A Little Knowledge is a Dangerous Thing

Back in the days before the Internet, it was rare to know what someone paid for a home, what their income was, what they paid in taxes, or how much they spent on their Christmas shopping. Finances were generally a private concern, discussed only amongst immediate family, if then. People who discussed money were considered uncouth or braggarts.

Now, thanks to search engines, public tax records, aggregation websites, and plain old over-sharing on message boards and Facebook, it’s possible to know how others are doing financially, or at least make an educated guess. You can find out what your neighbors’ home sold for, what they paid in property taxes last year, whether they have any


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2 Responses to A Little Knowledge is a Dangerous Thing

  1. Alexandria says:

    I think people *THINK* they know more in this information age, but generally they do not.

    For one, not all data online is accurate.

    Secondly, when it comes to cars, who knows how old they are, etc. My last vehicle was bought one-year-old at about 50% the cost of new. We always pay cash for our vehicles and I was open about it, but wasn’t prepared for the jaw drops when it came to this vehicle. Over time it became clear to me that everyone thought either the car was BRAND NEW or that we paid a hell of a lot more than we did. For us, that applies to just about everything because we get a lot of things used/deep discount or FREE is many instances. There is a lot of stuff we buy that we wouldn’t pay anywhere near full price for, in comparison (just wouldn’t have the means!)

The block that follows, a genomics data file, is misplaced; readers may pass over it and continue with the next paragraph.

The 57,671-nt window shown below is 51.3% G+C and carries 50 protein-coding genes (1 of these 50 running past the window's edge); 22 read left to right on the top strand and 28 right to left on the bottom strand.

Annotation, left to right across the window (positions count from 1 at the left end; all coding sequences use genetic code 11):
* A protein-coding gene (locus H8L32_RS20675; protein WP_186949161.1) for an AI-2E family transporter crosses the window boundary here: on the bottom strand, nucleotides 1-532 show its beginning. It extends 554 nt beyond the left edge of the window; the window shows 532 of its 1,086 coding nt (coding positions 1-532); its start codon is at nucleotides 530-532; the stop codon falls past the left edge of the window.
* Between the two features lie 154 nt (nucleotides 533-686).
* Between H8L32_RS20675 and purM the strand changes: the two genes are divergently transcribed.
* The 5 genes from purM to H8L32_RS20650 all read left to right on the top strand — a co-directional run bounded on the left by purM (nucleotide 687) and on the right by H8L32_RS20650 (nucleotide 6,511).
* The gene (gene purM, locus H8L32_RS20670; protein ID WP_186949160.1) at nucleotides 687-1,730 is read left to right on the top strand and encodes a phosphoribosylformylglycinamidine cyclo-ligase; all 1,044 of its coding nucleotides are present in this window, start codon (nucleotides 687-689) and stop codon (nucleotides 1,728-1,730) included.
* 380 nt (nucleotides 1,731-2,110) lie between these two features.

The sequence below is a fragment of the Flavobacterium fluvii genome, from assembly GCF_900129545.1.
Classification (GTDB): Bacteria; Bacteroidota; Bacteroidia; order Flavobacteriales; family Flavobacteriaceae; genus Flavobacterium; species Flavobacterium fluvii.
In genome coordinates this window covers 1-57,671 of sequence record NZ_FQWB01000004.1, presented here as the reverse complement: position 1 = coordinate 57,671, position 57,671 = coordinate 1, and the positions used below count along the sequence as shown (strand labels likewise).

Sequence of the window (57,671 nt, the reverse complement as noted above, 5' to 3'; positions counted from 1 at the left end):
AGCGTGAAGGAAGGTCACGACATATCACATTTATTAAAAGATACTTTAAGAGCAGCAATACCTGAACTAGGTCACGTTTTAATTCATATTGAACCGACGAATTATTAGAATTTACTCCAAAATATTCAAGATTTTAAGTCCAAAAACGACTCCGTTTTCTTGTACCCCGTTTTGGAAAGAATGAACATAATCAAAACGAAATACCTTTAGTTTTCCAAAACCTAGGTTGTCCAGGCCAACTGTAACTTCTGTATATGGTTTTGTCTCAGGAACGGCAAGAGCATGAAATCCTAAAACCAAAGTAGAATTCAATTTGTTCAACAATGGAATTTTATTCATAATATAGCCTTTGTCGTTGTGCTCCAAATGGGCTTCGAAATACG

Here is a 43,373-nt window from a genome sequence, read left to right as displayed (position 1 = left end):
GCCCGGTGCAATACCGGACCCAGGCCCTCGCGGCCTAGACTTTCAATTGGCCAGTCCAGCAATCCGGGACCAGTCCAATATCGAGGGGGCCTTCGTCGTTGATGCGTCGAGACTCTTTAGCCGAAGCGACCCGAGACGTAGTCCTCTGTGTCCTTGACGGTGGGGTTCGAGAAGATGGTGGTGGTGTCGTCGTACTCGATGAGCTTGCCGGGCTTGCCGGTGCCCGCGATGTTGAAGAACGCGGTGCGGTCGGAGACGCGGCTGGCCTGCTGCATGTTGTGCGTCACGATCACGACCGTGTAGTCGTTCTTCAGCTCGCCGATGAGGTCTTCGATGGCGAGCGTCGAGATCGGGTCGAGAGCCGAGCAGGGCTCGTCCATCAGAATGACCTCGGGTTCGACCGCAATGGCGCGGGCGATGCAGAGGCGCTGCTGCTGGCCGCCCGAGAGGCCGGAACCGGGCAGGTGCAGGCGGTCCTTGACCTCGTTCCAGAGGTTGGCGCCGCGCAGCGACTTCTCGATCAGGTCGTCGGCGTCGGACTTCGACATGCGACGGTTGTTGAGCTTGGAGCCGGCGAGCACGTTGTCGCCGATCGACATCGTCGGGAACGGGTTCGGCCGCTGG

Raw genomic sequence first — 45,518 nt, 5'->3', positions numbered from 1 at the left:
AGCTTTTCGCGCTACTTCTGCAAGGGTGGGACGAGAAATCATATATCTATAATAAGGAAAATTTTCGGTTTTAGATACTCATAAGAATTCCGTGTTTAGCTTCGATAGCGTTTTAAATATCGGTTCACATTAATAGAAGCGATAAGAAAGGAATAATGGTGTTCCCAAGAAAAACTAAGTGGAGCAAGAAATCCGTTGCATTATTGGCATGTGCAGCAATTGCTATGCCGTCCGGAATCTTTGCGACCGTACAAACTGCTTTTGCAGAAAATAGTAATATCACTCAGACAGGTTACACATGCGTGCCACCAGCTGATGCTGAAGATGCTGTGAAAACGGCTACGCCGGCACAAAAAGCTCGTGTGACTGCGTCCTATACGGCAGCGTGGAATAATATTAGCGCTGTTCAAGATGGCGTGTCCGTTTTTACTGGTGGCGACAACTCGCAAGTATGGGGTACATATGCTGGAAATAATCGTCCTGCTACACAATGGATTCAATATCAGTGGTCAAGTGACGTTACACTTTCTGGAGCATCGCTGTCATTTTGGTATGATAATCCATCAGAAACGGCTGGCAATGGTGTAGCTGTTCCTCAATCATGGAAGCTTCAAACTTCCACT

& like you said, WHO KNOWS if someone has an inheritance, etc. My salary is decent, but I have no benefits to speak of. So, you can’t even compare salaries apples to apples unless you are comparing benefits and everything. Just another example.

    So yeah, unfortunately I think people think they know more, but they mostly know squat.

  2. bobebob says:

    While I will cop to checking out what homes sold for in my neighborhood(mostly just to track the value of my home), I don’t have any particular interest in seeking out further financial information on my neighbors.
    I don’t get much into the social websites, I get a few updates on friends in Facebook. I can’t remember anyone giving away any fiscal secrets, but perhaps that’s because I wasn’t looking for them.
    If such information were to be revealed to me I would take it with a grain of salt since it may or may not be true. And it wouldn’t affect my personal spending habits.
    If seeing a portion of other peoples’ financial pictures causes you to re-evaluate and change your spending habits (IE. spend more to “keep up with the Jones'”), I would hazzard a guess that you have underlying psychological issues. I mean if you’re hunting down and going through all your neighbor’s online posts(the online version of going through their garbage) in an effort to pan for their financial information – get some help to address your insecurities.

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